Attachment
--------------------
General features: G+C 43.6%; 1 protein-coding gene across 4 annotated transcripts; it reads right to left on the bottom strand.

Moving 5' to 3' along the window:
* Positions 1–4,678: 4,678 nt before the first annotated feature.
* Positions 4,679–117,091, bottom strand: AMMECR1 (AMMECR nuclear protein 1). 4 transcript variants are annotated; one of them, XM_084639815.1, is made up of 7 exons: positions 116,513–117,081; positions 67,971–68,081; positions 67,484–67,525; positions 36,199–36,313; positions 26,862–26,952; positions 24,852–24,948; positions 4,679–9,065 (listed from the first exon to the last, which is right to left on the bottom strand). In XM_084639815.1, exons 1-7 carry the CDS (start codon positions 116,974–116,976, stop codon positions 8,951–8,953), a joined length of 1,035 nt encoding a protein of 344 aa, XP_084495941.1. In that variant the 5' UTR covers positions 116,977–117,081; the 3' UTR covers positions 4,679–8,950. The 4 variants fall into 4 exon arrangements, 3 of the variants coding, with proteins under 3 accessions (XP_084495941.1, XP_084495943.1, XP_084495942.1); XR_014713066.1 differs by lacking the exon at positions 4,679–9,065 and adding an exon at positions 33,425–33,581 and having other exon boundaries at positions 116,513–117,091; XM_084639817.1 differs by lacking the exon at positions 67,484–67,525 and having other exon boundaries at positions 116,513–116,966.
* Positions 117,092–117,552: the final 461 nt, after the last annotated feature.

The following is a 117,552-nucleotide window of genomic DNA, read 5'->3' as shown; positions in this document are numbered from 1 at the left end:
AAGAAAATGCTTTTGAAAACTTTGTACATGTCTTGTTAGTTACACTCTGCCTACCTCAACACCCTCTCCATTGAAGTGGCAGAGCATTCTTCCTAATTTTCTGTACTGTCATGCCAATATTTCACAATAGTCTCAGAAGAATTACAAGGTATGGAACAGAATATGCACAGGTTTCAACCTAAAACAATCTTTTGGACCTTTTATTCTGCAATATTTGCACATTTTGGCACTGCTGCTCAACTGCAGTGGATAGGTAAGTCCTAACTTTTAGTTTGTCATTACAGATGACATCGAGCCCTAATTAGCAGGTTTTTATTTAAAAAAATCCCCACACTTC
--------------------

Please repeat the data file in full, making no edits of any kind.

General features: G+C 43.6%; 1 protein-coding gene across 4 annotated transcripts; it reads right to left on the bottom strand.

Moving 5' to 3' along the window:
* Positions 1–4,678: 4,678 nt before the first annotated feature.
* Positions 4,679–117,091, bottom strand: AMMECR1 (AMMECR nuclear protein 1). 4 transcript variants are annotated; one of them, XM_084639815.1, is made up of 7 exons: positions 116,513–117,081; positions 67,971–68,081; positions 67,484–67,525; positions 36,199–36,313; positions 26,862–26,952; positions 24,852–24,948; positions 4,679–9,065 (listed from the first exon to the last, which is right to left on the bottom strand). In XM_084639815.1, exons 1-7 carry the CDS (start codon positions 116,974–116,976, stop codon positions 8,951–8,953), a joined length of 1,035 nt encoding a protein of 344 aa, XP_084495941.1. In that variant the 5' UTR covers positions 116,977–117,081; the 3' UTR covers positions 4,679–8,950. The 4 variants fall into 4 exon arrangements, 3 of the variants coding, with proteins under 3 accessions (XP_084495941.1, XP_084495943.1, XP_084495942.1); XR_014713066.1 differs by lacking the exon at positions 4,679–9,065 and adding an exon at positions 33,425–33,581 and having other exon boundaries at positions 116,513–117,091; XM_084639817.1 differs by lacking the exon at positions 67,484–67,525 and having other exon boundaries at positions 116,513–116,966.
* Positions 117,092–117,552: the final 461 nt, after the last annotated feature.

The following is a 117,552-nucleotide window of genomic DNA, read 5'->3' as shown; positions in this document are numbered from 1 at the left end:
AAGAAAATGCTTTTGAAAACTTTGTACATGTCTTGTTAGTTACACTCTGCCTACCTCAACACCCTCTCCATTGAAGTGGCAGAGCATTCTTCCTAATTTTCTGTACTGTCATGCCAATATTTCACAATAGTCTCAGAAGAATTACAAGGTATGGAACAGAATATGCACAGGTTTCAACCTAAAACAATCTTTTGGACCTTTTATTCTGCAATATTTGCACATTTTGGCACTGCTGCTCAACTGCAGTGGATAGGTAAGTCCTAACTTTTAGTTTGTCATTACAGATGACATCGAGCCCTAATTAGCAGGTTTTTATTTAAAAAAATCCCCACACTTC